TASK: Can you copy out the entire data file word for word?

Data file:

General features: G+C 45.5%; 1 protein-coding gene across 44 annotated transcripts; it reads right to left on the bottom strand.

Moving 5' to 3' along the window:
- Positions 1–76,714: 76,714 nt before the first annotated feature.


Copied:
General features: G+C 45.5%; 1 protein-coding gene across 44 annotated transcripts; it reads right to left on the bottom strand.

Moving 5' to 3' along the window:
- Positions 1–76,714: 76,714 nt before the first annotated feature.